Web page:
The South Carolina Senate has passed the second of three readings of a bill that would increase court fees.
State Supreme Court Chief Justice Jean Toal has asked lawmakers to come up with more cash for the judiciary branch of government, saying that layoffs and a reduction in services will happen without it, due to budget cuts.
The Senate proposal would raise more than $16 million for the court system. The plan includes bumping up some court fees from $150 to $300, and increasing other fees from $25 to $75.
The 26-11 vote showed notable opposition, including Edgefield Republican Shane Massey, who insisted that $300 is too much to charge citizens drawn into family court. He proposed lowering that to $200 for family court cases.
Massey and Sumter Democrat Phil Leventis agreed that the court system should be funded according to a percentage of the state revenues.
(Massey and Leventis on court fees MP3 2:11)
Massey-Leventis on court fees
Massey said he found it hard to believe that the judiciary branch could soon be funded more from fees than from state revenue. He told his colleagues that the truth is that the bumped up fees would be nothing more than another “goody bag” of state government.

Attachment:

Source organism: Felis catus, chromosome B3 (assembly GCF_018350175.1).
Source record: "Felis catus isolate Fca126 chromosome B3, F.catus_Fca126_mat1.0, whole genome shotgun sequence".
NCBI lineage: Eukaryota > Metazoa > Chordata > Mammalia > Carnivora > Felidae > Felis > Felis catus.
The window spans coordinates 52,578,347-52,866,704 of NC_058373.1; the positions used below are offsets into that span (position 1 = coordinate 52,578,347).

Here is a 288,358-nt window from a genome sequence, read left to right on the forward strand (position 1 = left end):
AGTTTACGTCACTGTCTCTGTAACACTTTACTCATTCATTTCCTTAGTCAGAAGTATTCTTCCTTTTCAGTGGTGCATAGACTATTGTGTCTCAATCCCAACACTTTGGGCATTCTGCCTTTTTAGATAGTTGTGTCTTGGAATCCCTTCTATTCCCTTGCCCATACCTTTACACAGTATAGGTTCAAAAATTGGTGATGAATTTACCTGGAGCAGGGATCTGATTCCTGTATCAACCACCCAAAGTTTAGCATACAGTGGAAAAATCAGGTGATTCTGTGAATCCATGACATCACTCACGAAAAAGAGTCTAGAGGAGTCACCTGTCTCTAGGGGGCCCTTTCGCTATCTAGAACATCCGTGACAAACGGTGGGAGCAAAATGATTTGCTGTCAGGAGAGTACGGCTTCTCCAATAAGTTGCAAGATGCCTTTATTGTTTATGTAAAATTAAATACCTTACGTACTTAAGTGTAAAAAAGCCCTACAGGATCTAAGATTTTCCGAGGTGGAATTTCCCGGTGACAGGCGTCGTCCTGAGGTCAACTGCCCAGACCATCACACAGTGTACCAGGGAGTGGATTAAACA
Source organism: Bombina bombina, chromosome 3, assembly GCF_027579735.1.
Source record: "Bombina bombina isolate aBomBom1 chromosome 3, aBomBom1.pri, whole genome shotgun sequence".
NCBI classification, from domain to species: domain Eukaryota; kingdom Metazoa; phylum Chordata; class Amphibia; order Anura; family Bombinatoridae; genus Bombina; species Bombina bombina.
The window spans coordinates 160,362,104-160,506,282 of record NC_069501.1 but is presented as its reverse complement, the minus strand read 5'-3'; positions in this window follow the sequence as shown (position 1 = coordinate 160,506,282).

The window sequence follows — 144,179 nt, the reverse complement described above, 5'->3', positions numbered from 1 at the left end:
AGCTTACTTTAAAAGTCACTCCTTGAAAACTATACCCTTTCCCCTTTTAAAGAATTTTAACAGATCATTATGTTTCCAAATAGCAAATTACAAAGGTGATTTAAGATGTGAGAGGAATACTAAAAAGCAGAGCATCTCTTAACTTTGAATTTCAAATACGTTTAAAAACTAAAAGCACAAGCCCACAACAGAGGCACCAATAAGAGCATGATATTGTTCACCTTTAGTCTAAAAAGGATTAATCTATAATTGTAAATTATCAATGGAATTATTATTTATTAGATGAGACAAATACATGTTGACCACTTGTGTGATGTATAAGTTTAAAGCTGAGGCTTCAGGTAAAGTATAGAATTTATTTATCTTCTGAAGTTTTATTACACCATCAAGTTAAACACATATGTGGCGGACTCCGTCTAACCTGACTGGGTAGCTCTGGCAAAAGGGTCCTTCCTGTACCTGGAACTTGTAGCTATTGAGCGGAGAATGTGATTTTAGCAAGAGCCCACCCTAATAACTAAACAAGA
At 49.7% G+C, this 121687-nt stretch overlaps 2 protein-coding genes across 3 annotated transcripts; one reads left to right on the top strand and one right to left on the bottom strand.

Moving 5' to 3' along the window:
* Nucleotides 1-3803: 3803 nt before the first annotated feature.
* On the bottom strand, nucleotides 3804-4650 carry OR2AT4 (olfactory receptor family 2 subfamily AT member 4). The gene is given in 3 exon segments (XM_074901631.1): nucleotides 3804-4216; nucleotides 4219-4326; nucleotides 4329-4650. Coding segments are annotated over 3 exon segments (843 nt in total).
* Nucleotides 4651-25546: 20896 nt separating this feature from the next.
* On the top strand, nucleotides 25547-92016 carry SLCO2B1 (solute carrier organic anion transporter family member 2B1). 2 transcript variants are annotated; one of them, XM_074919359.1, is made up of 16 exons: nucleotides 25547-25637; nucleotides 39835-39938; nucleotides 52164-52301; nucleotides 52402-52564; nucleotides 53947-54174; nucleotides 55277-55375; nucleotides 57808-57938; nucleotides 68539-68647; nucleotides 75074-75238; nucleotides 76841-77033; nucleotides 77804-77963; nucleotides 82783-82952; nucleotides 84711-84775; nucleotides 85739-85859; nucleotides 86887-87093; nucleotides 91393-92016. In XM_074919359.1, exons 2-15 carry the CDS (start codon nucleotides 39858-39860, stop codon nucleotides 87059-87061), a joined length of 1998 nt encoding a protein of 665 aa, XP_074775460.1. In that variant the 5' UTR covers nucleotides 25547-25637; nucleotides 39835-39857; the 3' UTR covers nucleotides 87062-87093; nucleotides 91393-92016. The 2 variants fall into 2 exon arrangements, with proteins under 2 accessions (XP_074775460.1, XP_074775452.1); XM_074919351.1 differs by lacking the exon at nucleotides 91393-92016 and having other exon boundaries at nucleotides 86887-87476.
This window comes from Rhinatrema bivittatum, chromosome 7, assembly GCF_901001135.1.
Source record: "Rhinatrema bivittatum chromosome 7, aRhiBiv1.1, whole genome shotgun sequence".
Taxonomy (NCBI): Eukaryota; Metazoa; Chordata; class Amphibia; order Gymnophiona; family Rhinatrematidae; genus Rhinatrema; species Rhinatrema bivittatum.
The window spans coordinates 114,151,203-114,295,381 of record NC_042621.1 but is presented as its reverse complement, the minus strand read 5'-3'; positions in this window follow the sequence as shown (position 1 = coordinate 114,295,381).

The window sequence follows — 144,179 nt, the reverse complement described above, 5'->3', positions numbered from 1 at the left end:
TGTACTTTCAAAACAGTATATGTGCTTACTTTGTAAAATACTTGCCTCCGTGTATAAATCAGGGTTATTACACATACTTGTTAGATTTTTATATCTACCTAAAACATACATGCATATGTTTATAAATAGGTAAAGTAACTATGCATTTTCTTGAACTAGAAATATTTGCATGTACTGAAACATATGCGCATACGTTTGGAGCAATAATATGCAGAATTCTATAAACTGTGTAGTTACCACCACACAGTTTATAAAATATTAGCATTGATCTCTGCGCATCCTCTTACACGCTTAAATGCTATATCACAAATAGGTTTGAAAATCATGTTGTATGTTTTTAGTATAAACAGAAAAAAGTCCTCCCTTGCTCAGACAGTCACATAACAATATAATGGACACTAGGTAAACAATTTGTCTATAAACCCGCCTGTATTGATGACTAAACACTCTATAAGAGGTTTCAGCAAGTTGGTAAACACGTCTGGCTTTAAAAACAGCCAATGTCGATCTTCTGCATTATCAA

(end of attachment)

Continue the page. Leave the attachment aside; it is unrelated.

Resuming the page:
Right off the top, the extra fee revenue will go to the Prosecution Coordination Commission. It will also go, right off the top, to the Access to Justice Commission. Then third, we’ll send money to the judiciary. We’re sending the money other places.
Leventis says that they should not tell the families of foster children and others that the only way to increase judicial funding is to raise court fees, because there are clearly other ways.
(Leventis on court fees MP3 4:24)
Leventis on court fees
Massey says he’s really concerned that Supreme Court Justice Jean Toal has had to go to major businesses and beg them for money to support the court system.
(Massey on court fees and businesses MP3 1:37)
Massey on fees and businesses